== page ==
TAIPEI, Taiwan — China sent 25 warplanes and three warships toward Taiwan on Wednesday morning, the island’s Defense Ministry said, as tensions remain high between Beijing and Taipei’s main backer Washington.
The ministry said 19 of those planes crossed into Taiwan’s air defense identification zone while the ships were continuing to operate in the Taiwan Strait. It said Taiwan responded by scrambling fighters, dispatching ships and activating coastal missile defense systems to “closely monitor and respond.”
China stages such incursions on a near-daily basis, part of what are termed “gray zone” tactics, aimed at intimidation and wearing down Taiwan’s equipment, exhausting its personnel and degrading public morale. Those also include cyberwarfare and disinformation campaigns, along with a relentless drive to deprive Taiwan of diplomatic allies.
Taiwan has responded by upgrading its fleet of F-16 fighter jets and ordering 66 more of the planes from the U.S., while purchasing a range of other weaponry and extending its mandatory term of military service for all males from four months to one year.
Relations between Beijing and Washington, Taiwan’s primary ally and source of defensive weaponry, have spiraled over China’s actions toward the island, trade, technology and the South China Sea.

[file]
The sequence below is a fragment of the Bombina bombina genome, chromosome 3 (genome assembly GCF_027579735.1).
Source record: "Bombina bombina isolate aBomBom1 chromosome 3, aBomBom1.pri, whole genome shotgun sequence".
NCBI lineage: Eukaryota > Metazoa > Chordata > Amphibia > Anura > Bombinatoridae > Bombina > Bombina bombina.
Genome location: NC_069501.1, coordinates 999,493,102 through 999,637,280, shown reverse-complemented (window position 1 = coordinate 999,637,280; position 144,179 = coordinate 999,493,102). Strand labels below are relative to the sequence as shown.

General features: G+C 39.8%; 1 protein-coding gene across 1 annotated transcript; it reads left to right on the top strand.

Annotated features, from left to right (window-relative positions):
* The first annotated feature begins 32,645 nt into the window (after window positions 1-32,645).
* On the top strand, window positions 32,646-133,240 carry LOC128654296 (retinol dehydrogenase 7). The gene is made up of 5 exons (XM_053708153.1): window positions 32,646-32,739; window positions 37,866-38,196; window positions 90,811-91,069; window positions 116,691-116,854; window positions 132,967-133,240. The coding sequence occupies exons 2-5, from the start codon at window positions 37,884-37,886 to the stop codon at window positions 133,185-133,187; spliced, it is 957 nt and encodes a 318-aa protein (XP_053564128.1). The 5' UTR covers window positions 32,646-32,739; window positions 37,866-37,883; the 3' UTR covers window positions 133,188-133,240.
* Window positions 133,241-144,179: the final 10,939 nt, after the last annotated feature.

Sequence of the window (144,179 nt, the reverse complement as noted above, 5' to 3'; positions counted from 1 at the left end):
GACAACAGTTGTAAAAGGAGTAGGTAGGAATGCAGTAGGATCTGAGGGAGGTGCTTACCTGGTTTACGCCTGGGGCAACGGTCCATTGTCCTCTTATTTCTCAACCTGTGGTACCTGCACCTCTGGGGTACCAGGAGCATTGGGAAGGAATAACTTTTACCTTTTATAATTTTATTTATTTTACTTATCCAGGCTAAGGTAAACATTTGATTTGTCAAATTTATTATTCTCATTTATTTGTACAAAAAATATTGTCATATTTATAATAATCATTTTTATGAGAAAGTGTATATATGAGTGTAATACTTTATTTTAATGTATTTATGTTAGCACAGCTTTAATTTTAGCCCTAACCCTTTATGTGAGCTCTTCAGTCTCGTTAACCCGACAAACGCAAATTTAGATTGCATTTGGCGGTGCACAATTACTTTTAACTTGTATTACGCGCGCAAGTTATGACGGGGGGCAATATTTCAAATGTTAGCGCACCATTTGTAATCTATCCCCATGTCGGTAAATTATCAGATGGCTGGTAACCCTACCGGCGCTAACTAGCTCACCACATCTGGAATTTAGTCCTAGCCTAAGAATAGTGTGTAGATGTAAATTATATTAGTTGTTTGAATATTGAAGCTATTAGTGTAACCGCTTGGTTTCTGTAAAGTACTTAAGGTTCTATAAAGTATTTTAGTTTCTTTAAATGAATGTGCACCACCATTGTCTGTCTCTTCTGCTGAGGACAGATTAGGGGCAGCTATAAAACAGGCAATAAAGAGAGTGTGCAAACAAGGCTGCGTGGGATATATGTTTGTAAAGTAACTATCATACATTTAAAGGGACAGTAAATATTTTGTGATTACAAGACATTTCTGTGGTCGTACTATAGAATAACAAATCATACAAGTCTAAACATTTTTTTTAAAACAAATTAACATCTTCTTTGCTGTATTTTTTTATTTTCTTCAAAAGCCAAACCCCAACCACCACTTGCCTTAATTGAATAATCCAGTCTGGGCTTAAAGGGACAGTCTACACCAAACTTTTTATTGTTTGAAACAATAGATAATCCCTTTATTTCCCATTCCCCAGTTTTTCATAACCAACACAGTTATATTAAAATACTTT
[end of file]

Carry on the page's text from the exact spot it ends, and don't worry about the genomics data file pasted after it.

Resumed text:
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U.S. Secretary of State Antony Blinken canceled a visit to Beijing last month after the U.S. shot down a suspected Chinese spy balloon off the U.S. east coast, drawing furious protests from China.
China claims Taiwan as its own territory to be brought under its control by force if necessary, and has been rapidly expanding its military to meet that challenge should it arise.
In memos and testimony, top U.S. officers have called for heightened preparations, saying China sees a shrinking window for action and may move on Taiwan within a few years.
China says it prefers peaceful unification between the sides, but the Taiwanese public overwhelmingly favors the current state of de-facto independence.
Wednesday’s incursions were relatively modest by recent standards. During China’s National Day weekend in 2021, Beijing dispatched 149 military aircraft southwest of Taiwan in strike group formations. In August, in response to a trip to Taiwan by then-U.S. House Speaker Nancy Pelosi, China staged war games surrounding the island simulating a blockade and fired missiles over it into the Pacific Ocean.
Along with ordering new hardware from the U.S., Taiwanese President Tsai Ing-wen has been pushing for a revitalization of the domestic defense industry, including producing conventionally powered submarines.